Architecture in Conservation
Managing Development at Historic Sites
By James Strike
Published September 30th 2012 by Routledge – 176 pages
One of the problems faced by heritage organizations and museums is adapting old buildings to their needs or building new ones to fit in with historic sites. How exactly do you create a visitor's centre at Stonehenge? The real difficulty lies where the budget is minimal, and the potential damage to the environment or setting enormous. Architecture in Conservation looks at the need of the heritage industry to respond sensitively to the limitations or potentials of the environment. James Strike explains the strategies for producing new development at historic sites, examining the philosophy of conservation practive and stressing the importance of taking into account the characteristics of each individual site. He explains the way in which the methods of producing good developments relate to our very perception of history, and addresses the practical problems involved in developing appropriate sites, including the current architectural interest in pastiche versus modern design. Case studies from around the world demonstrate the potential of each approach.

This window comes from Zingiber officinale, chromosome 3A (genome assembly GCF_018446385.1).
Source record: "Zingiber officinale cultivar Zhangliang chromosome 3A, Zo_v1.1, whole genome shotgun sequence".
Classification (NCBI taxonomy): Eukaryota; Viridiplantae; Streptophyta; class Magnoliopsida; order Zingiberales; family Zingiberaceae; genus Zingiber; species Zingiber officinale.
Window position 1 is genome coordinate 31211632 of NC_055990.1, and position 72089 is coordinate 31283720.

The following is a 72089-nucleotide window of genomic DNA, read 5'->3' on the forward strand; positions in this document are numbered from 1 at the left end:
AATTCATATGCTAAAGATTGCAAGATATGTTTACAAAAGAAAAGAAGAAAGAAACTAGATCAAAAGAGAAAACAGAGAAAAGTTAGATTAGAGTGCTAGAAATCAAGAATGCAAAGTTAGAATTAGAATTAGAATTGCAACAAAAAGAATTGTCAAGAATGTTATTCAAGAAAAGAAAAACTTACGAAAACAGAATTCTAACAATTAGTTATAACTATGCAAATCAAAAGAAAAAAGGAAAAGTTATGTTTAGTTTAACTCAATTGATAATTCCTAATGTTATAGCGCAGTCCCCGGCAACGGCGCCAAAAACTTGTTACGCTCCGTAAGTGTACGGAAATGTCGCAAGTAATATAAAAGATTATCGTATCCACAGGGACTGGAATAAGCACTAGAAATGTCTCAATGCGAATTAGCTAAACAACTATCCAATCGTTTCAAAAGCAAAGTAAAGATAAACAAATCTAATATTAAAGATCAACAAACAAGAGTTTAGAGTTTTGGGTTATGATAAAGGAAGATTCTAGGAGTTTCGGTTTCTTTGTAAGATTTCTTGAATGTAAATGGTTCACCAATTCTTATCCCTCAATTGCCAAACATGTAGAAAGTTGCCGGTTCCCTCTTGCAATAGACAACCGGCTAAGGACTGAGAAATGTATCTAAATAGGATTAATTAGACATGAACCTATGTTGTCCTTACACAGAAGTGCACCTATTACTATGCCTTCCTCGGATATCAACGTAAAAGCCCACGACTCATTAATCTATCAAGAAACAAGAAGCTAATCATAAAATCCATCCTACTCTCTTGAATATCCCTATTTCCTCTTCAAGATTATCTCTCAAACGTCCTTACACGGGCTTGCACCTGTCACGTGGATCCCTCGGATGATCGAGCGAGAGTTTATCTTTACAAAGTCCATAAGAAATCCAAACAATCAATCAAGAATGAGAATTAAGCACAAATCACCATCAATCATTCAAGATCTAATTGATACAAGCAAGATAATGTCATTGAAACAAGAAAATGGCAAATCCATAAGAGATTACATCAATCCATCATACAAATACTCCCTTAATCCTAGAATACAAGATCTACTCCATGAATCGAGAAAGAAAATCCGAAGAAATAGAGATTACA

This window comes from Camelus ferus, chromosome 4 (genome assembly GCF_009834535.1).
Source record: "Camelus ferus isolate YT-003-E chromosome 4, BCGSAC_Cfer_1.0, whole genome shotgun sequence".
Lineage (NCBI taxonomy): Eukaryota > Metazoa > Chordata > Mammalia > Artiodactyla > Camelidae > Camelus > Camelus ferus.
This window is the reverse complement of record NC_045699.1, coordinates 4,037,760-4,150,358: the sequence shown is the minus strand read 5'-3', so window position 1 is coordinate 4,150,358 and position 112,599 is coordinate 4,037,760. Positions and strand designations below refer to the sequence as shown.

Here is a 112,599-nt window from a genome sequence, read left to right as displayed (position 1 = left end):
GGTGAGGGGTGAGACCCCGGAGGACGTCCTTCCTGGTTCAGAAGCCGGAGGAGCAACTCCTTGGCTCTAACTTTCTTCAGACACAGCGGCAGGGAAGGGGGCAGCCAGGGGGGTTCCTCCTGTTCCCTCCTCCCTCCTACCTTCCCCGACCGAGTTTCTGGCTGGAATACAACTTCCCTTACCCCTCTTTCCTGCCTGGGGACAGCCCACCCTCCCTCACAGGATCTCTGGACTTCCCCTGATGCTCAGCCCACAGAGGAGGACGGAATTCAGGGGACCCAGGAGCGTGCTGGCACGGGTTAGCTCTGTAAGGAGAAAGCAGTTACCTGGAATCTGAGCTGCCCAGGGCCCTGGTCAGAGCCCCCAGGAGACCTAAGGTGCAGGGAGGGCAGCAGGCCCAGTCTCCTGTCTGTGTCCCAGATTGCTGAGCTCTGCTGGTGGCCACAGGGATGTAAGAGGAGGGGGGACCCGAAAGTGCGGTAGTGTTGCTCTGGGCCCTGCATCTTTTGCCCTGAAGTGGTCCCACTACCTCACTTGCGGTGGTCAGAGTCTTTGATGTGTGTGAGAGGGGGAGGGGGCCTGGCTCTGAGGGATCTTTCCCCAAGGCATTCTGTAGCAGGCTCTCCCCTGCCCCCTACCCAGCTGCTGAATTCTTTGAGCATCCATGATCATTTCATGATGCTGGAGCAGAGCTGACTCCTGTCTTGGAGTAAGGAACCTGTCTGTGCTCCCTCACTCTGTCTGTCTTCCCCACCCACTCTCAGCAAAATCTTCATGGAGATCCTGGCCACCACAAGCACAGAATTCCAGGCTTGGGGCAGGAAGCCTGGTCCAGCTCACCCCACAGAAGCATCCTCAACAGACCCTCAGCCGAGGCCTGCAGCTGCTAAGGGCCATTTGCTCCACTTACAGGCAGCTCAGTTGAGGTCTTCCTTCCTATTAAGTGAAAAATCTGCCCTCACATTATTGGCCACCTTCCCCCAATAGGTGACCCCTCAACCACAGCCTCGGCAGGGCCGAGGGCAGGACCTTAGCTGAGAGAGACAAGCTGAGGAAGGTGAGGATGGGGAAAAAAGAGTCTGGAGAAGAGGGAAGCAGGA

James Strike draws on his broad experience as an architect at English Heritage to show that a sensitive approach to these issues can unlock conservation problems and open up new opportunities for architectural expansion. Architecture in conservation will be of considerable interest to site owners and architects responsible for site development, and to students of architecture, history and building practice and is intended as a handbook for those responsible for commissioning heritage work.
`There are books on modern buildings and books on conservation. James Strike is to be congratulated on tackling that difficult in-between ground - how to insert pieces of new design into historic settings.' - Architect's Journal
`…a brave attempt to cross the great illusory divide between conservation and design … a book that tackles this problem is long overdue.' - Building